Where to Now?
The Federal Reserve (Fed) is purposely trying to reduce inflation. Truth told, the Fed has a visceral dislike of inflation and its long-term, deleterious effects. Inflation, along with the other two major issues from our previous newsletter, the labor market and the supply chain, are critical elements to our economy and its adjustment from the pandemic. The Fed knows that aggressively raising interest rates could lead to recession, but it’s a risk they are willing to take. They raised rates by 0.75% in both June and July, bringing today’s Fed Funds interest rate to 2.25-2.50%. The Fed Chairperson, Jerome Powell, suggested this level may be near the neutral rate (the rate at which interest rates are not boosting or contracting economic activity) and if they keep raising rates as expected that would put interest rates above the neutral rate, which would potentially lead to recession. Expectations right now are for a 0.50% increase at the September meeting and a 0.25% rate for November. That would leave the Fed Funds rate at 3.00-3.25%. We feel those projections are reasonable, if not somewhat conservative. We feel this will lead to recession in 2023 as consumers, homebuyers and corporations contract spending in response to higher interest rates. But that recession will alleviate much of the inflation burden. In the meantime, we feel a partial recovery in the stock market later this year is possible as the inflation story starts to get “less bad”.
Thus, we do not feel the U.S. is in a recession now, although we admit that two quarters of negative GDP is disturbing. We feel the underlying economy is strong, but adjustments are taking place due to rising interest rates and post-pandemic conditions. And these adjustments can be messy. We further believe rates will continue to increase because the Fed is fully committed to defeating inflation. And this process will likely lead to recession in 2023. We do not feel the recession will be very long, or very deep, so the negative effects will be manageable. Looking ahead to the end of 2022 we feel the S&P 500 could see the 4,500 level again because inflation will start coming down and markets will respond positively. Then as we enter 2023 the markets will be under pressure as a real recession hits. We don’t expect to see a full recovery, with the S&P 500 back at the 4,800 level until later in 2023, perhaps even end of year. Getting the timing right on these sorts of economic transitions is never easy and it’s frustrating to think we won’t see a recovery for at least another year, but that’s what we’re seeing in our crystal ball. Historically, it’s not unusual for a two-year recovery when recession is experienced, so Jan 2021 to December 2023 isn’t unreasonable. We’ll do our best to understand the economic gyrations and report them to you accordingly.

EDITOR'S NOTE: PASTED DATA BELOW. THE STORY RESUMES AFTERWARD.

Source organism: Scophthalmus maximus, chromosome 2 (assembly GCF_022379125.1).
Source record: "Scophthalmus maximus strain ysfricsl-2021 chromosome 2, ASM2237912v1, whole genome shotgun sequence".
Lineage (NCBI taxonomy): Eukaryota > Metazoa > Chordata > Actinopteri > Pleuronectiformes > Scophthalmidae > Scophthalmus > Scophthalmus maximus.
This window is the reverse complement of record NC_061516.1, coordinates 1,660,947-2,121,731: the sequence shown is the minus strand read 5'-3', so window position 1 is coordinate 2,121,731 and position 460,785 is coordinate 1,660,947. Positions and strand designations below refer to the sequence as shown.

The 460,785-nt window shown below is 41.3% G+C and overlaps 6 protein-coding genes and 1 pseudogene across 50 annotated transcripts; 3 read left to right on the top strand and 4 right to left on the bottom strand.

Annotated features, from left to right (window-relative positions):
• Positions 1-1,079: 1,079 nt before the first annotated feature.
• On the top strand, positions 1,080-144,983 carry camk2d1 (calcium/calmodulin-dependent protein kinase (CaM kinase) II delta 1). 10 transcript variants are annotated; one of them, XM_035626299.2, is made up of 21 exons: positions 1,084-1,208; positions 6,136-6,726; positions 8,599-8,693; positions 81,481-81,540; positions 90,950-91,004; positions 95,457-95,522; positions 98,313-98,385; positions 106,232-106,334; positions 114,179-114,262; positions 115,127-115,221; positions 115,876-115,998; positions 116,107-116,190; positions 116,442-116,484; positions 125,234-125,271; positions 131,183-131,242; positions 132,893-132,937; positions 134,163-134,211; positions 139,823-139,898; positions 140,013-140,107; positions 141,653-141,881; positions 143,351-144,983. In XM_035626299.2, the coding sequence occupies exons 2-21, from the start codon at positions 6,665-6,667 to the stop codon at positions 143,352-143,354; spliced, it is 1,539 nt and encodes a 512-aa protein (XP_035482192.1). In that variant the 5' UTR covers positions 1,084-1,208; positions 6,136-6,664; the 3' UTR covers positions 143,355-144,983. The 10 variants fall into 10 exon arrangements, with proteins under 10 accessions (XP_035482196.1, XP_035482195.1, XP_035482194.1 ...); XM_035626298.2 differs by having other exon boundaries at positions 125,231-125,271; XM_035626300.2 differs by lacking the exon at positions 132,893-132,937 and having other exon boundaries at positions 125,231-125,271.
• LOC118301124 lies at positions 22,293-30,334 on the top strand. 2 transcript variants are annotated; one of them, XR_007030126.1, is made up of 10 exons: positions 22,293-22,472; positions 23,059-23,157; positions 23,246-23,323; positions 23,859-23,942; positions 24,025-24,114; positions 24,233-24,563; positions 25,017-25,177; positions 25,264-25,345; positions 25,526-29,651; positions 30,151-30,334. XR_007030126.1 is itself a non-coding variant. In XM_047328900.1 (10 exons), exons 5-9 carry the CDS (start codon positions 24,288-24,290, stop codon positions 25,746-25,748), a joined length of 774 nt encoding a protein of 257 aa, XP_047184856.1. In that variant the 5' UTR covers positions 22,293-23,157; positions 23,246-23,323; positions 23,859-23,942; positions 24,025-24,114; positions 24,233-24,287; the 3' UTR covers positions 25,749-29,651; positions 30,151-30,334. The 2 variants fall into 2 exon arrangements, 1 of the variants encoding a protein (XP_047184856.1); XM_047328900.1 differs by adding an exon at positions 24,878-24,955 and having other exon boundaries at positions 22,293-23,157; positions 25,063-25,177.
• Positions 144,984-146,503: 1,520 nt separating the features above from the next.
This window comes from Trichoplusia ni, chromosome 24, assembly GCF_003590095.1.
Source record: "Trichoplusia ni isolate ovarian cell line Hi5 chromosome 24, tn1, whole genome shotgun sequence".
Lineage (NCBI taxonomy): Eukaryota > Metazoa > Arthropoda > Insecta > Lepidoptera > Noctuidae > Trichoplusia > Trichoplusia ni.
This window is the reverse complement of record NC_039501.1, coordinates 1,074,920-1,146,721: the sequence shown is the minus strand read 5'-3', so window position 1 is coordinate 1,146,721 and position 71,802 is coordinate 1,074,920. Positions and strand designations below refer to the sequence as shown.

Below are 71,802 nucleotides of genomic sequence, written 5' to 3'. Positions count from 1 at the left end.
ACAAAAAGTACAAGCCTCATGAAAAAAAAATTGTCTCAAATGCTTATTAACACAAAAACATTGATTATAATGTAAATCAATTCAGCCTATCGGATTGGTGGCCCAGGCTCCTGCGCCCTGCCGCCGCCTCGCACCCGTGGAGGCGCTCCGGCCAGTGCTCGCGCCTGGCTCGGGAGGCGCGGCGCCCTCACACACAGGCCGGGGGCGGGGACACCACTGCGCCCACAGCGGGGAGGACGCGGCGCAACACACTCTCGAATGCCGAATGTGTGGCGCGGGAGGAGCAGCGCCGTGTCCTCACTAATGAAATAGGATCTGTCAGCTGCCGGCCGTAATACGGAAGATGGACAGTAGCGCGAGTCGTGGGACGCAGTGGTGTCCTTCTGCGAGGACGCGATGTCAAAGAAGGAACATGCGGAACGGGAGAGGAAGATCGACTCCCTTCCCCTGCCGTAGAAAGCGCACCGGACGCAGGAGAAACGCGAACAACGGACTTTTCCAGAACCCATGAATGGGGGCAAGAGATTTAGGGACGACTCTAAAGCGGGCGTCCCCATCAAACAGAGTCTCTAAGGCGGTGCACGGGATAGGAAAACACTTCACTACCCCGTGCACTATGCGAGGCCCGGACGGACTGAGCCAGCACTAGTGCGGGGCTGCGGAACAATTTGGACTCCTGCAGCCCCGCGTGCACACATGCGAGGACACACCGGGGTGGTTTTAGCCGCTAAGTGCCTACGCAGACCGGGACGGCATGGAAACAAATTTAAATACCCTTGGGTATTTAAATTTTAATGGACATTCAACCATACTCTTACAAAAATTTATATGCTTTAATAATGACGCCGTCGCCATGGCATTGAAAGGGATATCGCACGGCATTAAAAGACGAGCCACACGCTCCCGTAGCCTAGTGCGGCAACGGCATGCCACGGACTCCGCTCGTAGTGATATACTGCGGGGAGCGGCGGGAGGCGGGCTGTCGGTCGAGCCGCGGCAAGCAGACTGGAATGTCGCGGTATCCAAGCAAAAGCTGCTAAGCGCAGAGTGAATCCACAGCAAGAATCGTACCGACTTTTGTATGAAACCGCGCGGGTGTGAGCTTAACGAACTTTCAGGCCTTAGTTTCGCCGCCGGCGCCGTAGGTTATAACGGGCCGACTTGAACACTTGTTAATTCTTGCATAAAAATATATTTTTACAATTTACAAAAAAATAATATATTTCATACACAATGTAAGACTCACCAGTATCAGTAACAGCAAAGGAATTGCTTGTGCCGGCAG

All the best,
Barron Financial Group, LLP is a fee-only Registered Investment Advisor regulated by the Connecticut Department of Banking.
This newsletter is for general information only and should not be considered investment advice. Investors should consult with a trained investment professional to discuss their particular situation.